NATO and member states of the coalition fighting Daesh announced the suspension of training of Iraqi security forces amid rising tensions between U.S. and Iran over the assassination of the latter's top general.
A spokesman for NATO had suspended training missions in Iraq, where the alliance was assisting the equipping of the country's security forces at the request of the Baghdad government.
Meanwhile, the German deployment command of the U.S.-led coalition combatting Daesh told the defence committee in the lower house of parliament in Berlin that the international coalition made the decision to suspend training as well.
Denmark, Norway and Sweden followed with statements on Saturday, saying that their forces were suspending training operations intended to boost the long-term capacity of Iraqi troops in countering Daesh militants.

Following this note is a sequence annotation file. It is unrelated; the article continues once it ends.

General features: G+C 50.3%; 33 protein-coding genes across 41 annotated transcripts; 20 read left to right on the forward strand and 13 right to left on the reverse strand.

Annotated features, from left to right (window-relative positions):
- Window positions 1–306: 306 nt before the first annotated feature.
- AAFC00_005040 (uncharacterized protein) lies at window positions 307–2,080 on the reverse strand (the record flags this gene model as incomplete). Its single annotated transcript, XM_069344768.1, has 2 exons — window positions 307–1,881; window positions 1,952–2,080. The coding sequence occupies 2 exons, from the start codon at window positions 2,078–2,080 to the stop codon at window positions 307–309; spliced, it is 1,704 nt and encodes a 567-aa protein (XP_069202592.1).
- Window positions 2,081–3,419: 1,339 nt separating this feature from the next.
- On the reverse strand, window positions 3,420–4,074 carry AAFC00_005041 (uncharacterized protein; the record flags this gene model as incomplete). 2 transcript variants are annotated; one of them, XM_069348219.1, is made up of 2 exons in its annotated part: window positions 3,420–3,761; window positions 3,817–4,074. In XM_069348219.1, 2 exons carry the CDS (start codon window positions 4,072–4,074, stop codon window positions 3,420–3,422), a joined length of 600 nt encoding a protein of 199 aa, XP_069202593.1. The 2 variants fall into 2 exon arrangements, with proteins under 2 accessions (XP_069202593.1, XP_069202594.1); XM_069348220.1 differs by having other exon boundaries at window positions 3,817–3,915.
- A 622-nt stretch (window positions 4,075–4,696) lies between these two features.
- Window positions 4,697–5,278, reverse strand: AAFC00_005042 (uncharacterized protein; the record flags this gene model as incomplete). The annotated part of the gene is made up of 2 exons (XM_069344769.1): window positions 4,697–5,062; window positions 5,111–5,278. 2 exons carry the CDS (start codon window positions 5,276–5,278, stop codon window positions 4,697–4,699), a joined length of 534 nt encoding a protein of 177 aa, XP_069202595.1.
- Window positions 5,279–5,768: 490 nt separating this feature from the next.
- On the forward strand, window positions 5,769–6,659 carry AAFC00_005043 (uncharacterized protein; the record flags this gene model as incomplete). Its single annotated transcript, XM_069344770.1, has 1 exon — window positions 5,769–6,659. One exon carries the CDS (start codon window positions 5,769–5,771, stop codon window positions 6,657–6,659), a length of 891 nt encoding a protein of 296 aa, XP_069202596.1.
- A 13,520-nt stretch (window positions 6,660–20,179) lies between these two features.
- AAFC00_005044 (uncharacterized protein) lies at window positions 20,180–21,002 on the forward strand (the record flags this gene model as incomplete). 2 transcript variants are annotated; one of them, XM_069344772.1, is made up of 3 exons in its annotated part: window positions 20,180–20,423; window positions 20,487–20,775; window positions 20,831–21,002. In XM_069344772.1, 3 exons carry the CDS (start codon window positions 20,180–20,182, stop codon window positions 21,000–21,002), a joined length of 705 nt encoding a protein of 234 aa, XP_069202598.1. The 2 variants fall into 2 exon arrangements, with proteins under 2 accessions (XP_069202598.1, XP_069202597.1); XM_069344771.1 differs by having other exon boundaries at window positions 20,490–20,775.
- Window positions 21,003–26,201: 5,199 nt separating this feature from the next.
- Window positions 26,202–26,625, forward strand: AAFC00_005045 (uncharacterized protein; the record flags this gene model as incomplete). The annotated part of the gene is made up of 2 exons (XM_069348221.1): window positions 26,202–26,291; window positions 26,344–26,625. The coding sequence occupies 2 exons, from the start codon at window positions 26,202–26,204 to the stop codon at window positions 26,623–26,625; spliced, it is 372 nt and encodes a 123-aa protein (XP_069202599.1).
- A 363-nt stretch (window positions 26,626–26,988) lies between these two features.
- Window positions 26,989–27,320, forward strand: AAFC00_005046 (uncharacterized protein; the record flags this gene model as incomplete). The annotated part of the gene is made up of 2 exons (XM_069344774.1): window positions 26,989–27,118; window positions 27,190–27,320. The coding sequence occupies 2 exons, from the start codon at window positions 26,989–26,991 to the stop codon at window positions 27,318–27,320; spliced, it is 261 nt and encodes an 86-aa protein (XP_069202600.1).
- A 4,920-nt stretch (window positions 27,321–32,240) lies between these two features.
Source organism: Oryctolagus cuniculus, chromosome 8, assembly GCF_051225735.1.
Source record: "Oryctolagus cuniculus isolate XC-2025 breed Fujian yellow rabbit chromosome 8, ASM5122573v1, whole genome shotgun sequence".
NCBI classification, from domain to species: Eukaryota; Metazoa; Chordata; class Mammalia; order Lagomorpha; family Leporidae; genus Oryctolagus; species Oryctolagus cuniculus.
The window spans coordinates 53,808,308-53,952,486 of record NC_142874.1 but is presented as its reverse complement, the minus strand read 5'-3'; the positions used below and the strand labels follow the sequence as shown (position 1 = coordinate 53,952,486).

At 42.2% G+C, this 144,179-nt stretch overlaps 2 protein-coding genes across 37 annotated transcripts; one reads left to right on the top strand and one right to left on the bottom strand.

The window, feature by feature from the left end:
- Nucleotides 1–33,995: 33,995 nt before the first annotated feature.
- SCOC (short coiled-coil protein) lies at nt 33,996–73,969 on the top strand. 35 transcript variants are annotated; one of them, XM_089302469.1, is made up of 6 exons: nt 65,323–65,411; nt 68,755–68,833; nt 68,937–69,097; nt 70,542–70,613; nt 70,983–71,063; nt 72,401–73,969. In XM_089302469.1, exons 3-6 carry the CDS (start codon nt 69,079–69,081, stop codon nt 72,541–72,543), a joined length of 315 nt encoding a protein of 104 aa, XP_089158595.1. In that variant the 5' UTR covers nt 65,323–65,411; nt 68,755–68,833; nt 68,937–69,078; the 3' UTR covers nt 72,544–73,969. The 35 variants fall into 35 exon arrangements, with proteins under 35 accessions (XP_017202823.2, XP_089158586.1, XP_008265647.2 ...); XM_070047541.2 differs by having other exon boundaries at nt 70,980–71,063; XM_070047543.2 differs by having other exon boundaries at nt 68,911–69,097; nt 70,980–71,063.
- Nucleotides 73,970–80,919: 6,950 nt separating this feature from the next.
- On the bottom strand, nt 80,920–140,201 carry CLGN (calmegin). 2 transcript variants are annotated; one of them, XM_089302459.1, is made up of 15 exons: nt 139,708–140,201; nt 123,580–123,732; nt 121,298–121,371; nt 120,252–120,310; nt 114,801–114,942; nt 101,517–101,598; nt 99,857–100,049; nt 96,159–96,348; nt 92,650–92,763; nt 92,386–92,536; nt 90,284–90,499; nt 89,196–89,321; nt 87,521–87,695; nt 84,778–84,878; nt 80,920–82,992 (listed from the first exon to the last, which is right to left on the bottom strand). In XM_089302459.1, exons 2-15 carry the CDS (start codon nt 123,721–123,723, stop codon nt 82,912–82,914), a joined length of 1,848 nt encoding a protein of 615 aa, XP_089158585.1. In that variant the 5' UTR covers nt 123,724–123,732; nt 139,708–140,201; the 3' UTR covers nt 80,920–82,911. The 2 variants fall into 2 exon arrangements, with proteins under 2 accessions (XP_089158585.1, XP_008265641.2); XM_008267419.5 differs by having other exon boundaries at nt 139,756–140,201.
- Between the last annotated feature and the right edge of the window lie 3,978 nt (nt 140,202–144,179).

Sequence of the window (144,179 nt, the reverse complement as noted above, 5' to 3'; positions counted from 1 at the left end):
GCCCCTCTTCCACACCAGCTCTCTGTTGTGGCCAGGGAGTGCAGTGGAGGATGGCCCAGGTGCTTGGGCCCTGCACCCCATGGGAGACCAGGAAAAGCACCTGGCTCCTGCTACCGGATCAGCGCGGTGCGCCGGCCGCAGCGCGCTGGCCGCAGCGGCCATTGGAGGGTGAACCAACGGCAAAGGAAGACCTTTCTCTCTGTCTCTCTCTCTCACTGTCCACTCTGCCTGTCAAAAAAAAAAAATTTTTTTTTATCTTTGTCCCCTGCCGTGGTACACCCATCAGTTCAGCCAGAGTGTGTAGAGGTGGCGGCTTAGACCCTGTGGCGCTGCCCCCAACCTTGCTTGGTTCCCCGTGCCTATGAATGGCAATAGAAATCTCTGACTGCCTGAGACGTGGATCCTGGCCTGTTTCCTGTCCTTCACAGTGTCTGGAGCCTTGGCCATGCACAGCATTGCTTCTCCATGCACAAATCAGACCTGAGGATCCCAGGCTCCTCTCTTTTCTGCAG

The German military said the decision was a precautionary measure to protect deployed soldiers and applies to all partner nations with training missions in Iraq under Operation Inherent Resolve.
Soleimani was killed alongside the deputy head of Iraq's powerful, predominantly Shiite militia, the Hashdi Shaabi, Abu Mahdi al-Mohandes, in a move that sharply escalated tensions across the Middle East.
Germany had deployed 27 troops in a training capacity to Camp Taji, some 30 kilometres north of Baghdad.
The total German contingent for the international deployment against Islamic State currently numbers 415 men and women and is currently being commanded from Jordan, where many are stationed.
Norway has deployed around 70 troops in Anbar province, near the Syrian border, as part of Operation Inherent Resolve's training operations.
Denmark's roughly 130-strong force is stationed at the Al Asad Air Base, west of Baghdad. There are also around 10 Danish soldiers and officers in Baghdad with the NATO Mission Iraq.
Sweden has around 70 soldiers in northern Iraq.